Decision and Discussion
On appeal, OSHA primarily argued that it was being held to a higher standard of proof than was appropriate, and that the existence of a “hazard” is an indication of a “violation” that justified a full-scale investigation. The district court had rejected OSHA’s original argument supporting a wall-to-wall inspection based on the REP, which OSHA did not appeal. OSHA seems to have acknowledged by its failure to appeal the issue that an REP or NEP does not permit OSHA to expand the scope of an inspection that started as an accident-based inspection. The Eleventh Circuit, therefore, focused its decision on OSHA’s ability to establish probable cause based on specific evidence alone.
The appellate court rejected OSHA’s argument that a “hazard” is an indication of a “violation,” holding that a recordable injury or illness alone does not show that such an injury resulted from a violation of an OSHA standard. The court of appeals found that the existence of a “hazard” does not necessarily establish the existence of a “violation,” and that it is a violation that must be shown to establish adequate cause in a warrant application.
The court also was not persuaded by OSHA’s assertion that the company’s OSHA 300 logs provided additional evidence of potential violations; instead, the court stated that the vague descriptions (with regard to both the nature of the injury and the department in which it occurred) and the infrequency of injuries reported in the logs failed to provide reasonable suspicion that violations were likely to be found. The court noted also that a review of the employer’s previous citations from the last seven years demonstrated that no citations were issued for violations regarding ergonomic, biological, struck-by, or slip and fall hazards.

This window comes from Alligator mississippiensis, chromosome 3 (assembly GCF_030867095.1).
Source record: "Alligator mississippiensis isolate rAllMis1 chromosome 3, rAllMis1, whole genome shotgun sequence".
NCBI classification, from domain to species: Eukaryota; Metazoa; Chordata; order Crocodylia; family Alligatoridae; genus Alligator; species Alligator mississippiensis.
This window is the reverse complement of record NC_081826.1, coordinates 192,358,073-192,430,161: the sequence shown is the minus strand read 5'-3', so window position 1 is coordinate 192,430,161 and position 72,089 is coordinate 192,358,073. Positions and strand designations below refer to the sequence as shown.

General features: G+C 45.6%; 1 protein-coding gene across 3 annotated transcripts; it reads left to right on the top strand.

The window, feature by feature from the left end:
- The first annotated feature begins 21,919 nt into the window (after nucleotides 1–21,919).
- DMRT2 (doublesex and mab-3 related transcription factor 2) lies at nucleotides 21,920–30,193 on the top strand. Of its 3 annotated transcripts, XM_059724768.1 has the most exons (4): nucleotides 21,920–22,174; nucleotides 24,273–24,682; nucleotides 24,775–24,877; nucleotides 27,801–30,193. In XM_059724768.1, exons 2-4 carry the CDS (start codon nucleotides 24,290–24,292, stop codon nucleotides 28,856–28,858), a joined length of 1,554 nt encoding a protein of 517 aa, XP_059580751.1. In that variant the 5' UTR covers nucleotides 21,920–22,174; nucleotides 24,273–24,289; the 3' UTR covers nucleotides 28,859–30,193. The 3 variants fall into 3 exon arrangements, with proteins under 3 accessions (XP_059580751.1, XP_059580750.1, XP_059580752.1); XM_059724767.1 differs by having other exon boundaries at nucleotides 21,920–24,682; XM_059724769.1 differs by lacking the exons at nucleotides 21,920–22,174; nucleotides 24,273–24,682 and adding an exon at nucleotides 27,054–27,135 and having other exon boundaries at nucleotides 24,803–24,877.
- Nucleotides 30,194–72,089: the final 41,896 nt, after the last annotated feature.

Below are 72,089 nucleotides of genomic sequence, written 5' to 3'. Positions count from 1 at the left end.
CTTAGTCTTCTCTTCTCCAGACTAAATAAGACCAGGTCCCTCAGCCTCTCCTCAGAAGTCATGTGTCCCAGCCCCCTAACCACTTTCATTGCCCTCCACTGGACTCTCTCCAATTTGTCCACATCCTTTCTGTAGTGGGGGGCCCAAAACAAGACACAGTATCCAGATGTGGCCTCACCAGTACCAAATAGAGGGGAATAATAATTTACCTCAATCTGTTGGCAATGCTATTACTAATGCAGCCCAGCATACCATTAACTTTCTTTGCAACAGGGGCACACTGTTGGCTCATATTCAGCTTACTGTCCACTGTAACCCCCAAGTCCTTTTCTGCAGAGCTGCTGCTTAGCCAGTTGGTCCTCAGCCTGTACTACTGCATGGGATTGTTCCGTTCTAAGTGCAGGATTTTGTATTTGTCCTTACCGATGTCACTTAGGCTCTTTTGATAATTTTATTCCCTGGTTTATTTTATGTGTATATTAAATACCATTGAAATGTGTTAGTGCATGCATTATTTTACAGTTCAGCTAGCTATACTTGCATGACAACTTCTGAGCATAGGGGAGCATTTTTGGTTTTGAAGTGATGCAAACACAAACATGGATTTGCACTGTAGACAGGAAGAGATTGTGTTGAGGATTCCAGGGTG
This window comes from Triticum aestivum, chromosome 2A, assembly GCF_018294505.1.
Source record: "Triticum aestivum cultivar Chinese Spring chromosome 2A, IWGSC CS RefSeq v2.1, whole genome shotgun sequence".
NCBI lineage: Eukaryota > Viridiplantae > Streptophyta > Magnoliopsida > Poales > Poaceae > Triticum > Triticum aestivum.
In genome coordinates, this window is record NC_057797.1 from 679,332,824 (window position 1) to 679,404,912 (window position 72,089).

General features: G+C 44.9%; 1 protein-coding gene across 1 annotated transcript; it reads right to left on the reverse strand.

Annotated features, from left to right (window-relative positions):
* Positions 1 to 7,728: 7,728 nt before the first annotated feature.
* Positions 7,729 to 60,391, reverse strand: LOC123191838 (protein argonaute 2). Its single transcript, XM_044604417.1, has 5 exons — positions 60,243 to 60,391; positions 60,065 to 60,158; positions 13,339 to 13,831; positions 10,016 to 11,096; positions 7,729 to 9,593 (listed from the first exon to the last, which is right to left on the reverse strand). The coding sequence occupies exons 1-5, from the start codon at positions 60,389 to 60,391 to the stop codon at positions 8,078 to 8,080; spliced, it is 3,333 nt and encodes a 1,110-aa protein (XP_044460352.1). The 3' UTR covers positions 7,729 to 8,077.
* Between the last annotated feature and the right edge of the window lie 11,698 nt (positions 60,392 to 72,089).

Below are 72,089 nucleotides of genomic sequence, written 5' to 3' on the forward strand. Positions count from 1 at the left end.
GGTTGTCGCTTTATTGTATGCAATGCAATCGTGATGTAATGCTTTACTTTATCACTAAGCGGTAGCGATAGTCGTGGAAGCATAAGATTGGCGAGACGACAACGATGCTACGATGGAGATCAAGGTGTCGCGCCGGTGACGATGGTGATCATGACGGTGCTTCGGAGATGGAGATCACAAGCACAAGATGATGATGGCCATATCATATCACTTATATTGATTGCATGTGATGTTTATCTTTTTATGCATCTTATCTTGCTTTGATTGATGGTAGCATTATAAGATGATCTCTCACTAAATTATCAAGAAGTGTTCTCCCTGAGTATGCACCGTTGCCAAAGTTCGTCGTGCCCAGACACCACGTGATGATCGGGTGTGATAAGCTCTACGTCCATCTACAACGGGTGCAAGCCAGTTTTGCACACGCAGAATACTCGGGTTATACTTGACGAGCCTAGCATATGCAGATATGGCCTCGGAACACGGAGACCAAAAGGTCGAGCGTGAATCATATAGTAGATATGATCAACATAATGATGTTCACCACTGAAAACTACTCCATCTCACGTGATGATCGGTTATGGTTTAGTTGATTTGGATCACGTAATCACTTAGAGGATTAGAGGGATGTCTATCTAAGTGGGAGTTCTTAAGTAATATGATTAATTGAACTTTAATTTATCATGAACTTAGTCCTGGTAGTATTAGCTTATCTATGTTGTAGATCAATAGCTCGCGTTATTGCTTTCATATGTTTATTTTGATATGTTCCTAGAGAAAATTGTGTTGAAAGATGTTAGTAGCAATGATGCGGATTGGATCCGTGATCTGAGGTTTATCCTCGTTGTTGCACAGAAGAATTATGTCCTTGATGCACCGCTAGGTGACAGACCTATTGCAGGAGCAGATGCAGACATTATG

Ultimately, the court affirmed the district court’s decision, and blocked OSHA’s effort to expand the inspection.
Scope and Limitations
The court’s decision is a limit to OSHA’s investigatory power within the Eleventh Circuit and potentially nationwide. OSHA is not entitled to unrestricted access to a company’s facility based on a reported injury, or based solely upon information in the OSHA injury and illness logs. In addition, although an employer may have recorded injuries on its OSHA 300 logs, the injuries do not necessarily mean that the employer violated an OSHA standard. However, the decision from the appeals court should not be interpreted to mean that a court will never issue a warrant based on incidents recorded in an employer’s OSHA 300 logs.
Nonetheless, this is an important decision for employers. OSHA must establish probable cause to expand an accident-based inspection. OSHA cannot expand the inspection based solely upon a national or regional emphasis program. And OSHA cannot expand an inspection simply by referring to alleged hazards identified in OSHA 300 logs. If OSHA seeks to expand an accident-based inspection, an employer should carefully consider its options to appropriately limit the scope of the inspection.